The risk of developing prostate cancer is high among men with larger waistlines, says a new study.
Prostate cancer is the most common cancer in men. Researchers from the Oxford University looked at 140,000 men from eight European countries. The findings showed that every extra 4 inches (10cm) of waist circumference could increase the chances of getting cancer by 13%.
‘The waist size for men should not be more than 33 inches (84 cm). Every extra 4 inches on the waistline raises the risk of prostate cancer by 13%.’
AdvertisementThe study found that men with a waist bigger than 37 inches (94cm) were at high risk.The study looked at the association between body measurements in men in their 50s and prostate cancer risk over 14 years.
Men with a higher body mass index (BMI) and waist circumference had an increased risk of high-grade prostate cancer, an aggressive form of the disease. Men with a waist size of 37 inches (94cm) had a 13% higher risk of aggressive prostate cancer than men with a waist of 33 inches (84cm).
The risk of dying from prostate cancer increased with high BMI and increased waist circumference. In the 14-year study, 7,000 cases of prostate cancer were identified; 934 were fatal.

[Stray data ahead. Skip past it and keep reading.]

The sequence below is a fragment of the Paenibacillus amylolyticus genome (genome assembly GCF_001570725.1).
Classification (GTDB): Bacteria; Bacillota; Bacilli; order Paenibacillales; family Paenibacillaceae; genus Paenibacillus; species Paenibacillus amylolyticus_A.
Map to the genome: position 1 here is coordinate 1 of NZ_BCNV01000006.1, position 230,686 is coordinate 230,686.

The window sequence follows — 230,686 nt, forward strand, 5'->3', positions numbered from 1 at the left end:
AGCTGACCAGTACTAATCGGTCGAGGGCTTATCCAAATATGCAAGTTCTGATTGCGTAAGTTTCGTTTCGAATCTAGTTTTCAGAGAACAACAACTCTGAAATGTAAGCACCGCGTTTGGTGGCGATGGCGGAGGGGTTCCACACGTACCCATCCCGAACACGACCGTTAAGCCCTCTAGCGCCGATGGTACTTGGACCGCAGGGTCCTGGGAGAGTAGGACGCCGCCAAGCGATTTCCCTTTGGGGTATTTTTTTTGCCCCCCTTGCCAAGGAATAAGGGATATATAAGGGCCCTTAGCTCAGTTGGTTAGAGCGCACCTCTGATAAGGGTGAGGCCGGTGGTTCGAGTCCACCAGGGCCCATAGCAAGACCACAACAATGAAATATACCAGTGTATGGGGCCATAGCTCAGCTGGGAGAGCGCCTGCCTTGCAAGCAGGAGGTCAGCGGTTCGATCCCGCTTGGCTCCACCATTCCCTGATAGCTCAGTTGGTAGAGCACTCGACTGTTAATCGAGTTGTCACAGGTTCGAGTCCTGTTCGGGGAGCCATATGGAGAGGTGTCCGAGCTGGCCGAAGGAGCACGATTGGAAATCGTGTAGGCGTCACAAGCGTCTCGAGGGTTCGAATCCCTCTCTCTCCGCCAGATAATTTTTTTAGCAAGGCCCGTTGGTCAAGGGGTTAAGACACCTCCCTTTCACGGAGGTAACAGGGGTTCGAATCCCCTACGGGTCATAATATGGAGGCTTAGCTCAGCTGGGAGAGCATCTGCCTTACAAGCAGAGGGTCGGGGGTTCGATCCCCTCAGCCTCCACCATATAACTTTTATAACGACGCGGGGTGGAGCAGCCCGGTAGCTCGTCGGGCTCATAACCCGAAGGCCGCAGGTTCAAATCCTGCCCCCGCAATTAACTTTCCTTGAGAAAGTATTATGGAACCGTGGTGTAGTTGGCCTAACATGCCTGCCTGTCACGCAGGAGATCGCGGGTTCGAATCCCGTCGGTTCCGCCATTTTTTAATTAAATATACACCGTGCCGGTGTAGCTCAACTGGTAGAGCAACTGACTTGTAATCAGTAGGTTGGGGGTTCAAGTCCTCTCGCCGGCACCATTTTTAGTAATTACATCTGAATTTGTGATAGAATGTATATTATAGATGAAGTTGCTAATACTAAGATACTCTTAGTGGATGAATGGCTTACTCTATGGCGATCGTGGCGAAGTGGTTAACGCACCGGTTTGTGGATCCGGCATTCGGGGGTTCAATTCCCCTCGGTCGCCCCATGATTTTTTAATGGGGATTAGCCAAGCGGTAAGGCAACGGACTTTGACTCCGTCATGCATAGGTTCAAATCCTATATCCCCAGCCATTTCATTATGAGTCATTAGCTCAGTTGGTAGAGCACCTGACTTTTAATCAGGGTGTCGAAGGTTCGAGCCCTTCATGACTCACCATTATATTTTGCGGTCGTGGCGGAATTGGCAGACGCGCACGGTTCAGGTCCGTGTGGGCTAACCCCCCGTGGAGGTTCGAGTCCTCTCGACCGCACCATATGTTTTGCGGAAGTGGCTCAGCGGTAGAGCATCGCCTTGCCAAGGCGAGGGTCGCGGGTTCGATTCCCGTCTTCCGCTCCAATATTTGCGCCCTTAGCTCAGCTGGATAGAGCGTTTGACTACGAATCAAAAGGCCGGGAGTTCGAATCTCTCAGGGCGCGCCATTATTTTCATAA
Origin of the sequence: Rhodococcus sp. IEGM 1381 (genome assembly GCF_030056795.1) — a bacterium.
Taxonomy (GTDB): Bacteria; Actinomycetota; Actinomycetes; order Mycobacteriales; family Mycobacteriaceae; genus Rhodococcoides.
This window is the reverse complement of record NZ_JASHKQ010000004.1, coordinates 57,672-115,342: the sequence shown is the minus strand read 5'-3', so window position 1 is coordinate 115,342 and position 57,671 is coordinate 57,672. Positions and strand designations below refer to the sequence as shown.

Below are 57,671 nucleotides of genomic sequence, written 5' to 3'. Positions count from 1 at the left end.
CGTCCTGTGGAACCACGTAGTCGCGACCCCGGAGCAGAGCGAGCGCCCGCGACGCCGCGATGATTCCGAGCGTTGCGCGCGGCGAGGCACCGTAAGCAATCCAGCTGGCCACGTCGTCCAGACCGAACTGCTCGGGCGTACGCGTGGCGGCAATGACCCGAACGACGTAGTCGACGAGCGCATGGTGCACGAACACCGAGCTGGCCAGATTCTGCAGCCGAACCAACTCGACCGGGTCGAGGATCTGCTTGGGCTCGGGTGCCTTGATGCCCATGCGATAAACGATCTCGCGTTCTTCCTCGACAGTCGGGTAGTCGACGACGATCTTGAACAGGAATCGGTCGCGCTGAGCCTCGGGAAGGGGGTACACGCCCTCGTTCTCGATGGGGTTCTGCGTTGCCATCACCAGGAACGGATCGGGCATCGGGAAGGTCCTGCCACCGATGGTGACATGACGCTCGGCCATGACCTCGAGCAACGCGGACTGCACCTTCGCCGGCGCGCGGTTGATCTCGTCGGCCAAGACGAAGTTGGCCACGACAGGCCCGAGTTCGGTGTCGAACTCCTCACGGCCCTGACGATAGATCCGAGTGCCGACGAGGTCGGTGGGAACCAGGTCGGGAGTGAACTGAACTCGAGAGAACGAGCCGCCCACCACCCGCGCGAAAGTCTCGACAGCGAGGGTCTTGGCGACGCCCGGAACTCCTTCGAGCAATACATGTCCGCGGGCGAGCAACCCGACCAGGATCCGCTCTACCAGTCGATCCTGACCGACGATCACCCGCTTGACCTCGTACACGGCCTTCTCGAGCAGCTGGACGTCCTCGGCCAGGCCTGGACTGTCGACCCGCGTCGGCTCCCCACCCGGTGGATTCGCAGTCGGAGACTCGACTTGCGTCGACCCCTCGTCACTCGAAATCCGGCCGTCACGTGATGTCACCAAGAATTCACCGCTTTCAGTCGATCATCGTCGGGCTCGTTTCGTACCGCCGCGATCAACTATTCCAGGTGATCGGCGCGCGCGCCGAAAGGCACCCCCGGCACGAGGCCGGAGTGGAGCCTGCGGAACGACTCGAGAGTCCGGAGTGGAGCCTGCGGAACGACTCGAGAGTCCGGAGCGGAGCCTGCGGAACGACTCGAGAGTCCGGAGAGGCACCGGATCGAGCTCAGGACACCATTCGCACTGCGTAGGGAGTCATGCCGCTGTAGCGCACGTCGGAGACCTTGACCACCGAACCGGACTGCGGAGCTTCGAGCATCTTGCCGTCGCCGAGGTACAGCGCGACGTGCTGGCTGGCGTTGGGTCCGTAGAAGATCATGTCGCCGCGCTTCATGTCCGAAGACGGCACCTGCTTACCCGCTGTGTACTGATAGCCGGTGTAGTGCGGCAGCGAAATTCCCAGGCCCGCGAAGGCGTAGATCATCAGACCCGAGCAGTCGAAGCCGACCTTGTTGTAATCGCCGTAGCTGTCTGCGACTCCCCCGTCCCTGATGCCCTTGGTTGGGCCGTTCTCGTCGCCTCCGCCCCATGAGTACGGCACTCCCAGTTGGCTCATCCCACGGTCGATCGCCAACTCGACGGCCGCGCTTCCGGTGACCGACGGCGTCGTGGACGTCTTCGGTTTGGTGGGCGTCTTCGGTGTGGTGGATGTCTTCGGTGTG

Dr Aurora Perez-Cornago from the Nuffield Department of Population Health at the University of Oxford said the study showed that the association between body size and prostate cancer was complex and varied by disease aggressiveness.
Men should maintain a healthy weight and lose weight around their waist. The risk of health problems is higher for men with a waist size of more than 37 inches (94cm) and women more than 31.5 inches (80cm).
A spokesman for Prostate Cancer UK said, "Maintaining a healthy weight and staying active can protect against many diseases, including cancer. This research adds to a growing body of evidence that shows that weight and waist size could be another crucial risk factor for men to be aware of when it comes to protecting themselves against prostate cancer."
Thea Cunningham, health information officer at Cancer Research UK, said, "More research was needed to get a clearer picture of the link. It isn't clear whether excess weight itself is causing men to develop aggressive prostate cancers, or if prostate cancers are less likely to be picked up at an early stage in overweight men, meaning their prostate cancer may be aggressive or advanced by the time it is diagnosed."